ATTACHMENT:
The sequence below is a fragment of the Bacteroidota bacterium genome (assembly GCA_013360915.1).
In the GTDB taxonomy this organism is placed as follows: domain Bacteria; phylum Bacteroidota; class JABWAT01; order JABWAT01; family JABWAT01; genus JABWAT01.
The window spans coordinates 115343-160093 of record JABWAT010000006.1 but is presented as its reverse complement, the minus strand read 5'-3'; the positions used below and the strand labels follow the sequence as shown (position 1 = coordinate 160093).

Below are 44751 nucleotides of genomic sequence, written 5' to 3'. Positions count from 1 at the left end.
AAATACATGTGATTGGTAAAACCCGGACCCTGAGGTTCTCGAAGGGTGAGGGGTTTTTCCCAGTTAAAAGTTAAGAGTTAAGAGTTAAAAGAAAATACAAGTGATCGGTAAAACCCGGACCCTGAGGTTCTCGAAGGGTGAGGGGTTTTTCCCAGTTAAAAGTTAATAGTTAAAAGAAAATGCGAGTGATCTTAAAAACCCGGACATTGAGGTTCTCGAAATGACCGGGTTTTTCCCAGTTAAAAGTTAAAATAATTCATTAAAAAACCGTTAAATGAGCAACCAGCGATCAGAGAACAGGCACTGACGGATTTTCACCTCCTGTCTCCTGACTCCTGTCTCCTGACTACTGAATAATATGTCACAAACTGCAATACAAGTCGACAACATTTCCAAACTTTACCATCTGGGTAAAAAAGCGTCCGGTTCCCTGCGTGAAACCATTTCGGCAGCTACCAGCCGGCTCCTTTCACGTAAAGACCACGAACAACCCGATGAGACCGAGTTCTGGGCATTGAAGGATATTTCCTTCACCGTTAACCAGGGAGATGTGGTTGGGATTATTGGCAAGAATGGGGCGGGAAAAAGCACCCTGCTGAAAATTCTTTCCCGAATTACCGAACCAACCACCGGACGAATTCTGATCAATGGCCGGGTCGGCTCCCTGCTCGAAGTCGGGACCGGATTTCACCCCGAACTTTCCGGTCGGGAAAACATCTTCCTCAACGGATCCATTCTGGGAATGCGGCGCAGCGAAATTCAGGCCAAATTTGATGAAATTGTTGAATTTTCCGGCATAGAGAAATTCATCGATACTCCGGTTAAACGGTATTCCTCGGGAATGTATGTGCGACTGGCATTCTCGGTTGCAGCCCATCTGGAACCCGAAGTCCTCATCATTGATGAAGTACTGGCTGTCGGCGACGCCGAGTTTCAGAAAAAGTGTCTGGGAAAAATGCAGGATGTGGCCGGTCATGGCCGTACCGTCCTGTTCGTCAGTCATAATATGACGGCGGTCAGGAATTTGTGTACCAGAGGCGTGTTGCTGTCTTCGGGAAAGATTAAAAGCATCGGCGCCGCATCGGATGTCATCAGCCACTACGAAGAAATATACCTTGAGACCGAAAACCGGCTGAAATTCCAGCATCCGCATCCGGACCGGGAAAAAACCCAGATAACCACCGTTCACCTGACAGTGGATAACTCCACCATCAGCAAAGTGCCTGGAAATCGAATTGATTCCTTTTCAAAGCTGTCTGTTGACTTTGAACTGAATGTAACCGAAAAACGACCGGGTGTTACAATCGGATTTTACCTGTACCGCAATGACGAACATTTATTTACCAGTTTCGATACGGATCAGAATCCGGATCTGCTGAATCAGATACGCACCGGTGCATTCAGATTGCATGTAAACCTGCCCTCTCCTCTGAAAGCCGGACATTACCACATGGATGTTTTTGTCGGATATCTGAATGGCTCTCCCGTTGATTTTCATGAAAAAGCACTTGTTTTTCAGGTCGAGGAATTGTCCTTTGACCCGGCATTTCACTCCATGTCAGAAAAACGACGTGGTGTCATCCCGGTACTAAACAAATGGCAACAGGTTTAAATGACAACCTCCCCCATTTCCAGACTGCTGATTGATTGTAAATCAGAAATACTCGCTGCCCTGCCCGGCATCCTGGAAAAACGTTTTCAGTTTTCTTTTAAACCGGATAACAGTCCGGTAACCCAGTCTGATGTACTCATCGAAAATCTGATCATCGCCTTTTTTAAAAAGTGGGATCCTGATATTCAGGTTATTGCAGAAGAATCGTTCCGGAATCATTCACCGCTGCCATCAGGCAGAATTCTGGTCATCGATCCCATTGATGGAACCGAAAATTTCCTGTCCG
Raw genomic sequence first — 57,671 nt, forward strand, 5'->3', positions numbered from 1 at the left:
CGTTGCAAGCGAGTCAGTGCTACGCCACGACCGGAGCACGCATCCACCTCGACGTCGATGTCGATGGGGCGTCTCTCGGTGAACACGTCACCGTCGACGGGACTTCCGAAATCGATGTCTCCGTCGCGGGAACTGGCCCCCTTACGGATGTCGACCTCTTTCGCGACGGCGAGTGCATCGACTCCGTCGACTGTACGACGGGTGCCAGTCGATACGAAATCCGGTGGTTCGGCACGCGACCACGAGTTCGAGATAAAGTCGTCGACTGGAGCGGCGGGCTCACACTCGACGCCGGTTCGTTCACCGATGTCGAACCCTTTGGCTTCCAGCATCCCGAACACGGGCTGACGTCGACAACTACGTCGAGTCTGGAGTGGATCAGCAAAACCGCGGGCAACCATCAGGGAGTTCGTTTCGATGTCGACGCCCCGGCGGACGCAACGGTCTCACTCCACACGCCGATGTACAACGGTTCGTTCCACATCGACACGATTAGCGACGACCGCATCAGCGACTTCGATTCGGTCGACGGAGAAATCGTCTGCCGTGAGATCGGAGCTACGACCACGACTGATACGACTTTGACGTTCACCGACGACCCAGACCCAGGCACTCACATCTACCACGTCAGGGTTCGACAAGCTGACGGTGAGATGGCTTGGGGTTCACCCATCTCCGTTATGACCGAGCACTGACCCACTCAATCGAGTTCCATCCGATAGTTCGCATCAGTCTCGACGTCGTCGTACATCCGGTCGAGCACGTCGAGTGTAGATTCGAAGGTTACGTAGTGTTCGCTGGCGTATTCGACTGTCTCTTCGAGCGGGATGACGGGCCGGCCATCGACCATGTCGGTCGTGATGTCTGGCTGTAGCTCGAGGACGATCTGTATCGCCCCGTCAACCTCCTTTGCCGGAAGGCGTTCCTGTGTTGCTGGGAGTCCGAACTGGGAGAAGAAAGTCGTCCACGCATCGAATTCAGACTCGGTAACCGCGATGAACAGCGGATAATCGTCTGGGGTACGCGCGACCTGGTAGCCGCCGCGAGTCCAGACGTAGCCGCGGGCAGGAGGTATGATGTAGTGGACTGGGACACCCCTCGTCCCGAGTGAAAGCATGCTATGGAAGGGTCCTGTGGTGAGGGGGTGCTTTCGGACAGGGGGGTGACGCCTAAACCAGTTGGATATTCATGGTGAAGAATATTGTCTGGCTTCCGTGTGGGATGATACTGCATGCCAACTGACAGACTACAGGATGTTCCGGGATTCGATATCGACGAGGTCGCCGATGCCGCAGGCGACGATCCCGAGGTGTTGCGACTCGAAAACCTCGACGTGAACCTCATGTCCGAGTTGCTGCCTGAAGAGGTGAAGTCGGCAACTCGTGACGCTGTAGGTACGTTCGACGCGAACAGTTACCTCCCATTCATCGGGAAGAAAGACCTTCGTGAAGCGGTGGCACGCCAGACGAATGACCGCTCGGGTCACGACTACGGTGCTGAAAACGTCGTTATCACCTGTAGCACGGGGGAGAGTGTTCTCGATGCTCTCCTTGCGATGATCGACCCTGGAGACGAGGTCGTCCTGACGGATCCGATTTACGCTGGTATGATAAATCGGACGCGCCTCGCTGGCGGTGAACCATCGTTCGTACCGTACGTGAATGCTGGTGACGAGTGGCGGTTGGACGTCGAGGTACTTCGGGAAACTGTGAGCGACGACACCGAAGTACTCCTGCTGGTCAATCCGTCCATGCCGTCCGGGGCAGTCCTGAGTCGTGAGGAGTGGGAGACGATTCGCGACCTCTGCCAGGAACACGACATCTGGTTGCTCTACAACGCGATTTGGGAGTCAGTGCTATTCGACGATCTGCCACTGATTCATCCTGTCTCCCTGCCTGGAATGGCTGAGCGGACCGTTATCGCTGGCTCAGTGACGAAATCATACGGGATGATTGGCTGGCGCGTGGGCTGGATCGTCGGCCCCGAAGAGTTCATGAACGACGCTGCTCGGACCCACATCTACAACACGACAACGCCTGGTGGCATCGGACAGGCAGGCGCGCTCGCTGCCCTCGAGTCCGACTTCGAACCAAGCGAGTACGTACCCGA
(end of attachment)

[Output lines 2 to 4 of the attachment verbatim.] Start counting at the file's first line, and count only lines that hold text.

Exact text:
In the GTDB taxonomy this organism is placed as follows: domain Bacteria; phylum Bacteroidota; class JABWAT01; order JABWAT01; family JABWAT01; genus JABWAT01.
The window spans coordinates 115343-160093 of record JABWAT010000006.1 but is presented as its reverse complement, the minus strand read 5'-3'; the positions used below and the strand labels follow the sequence as shown (position 1 = coordinate 160093).

Below are 44751 nucleotides of genomic sequence, written 5' to 3'. Positions count from 1 at the left end.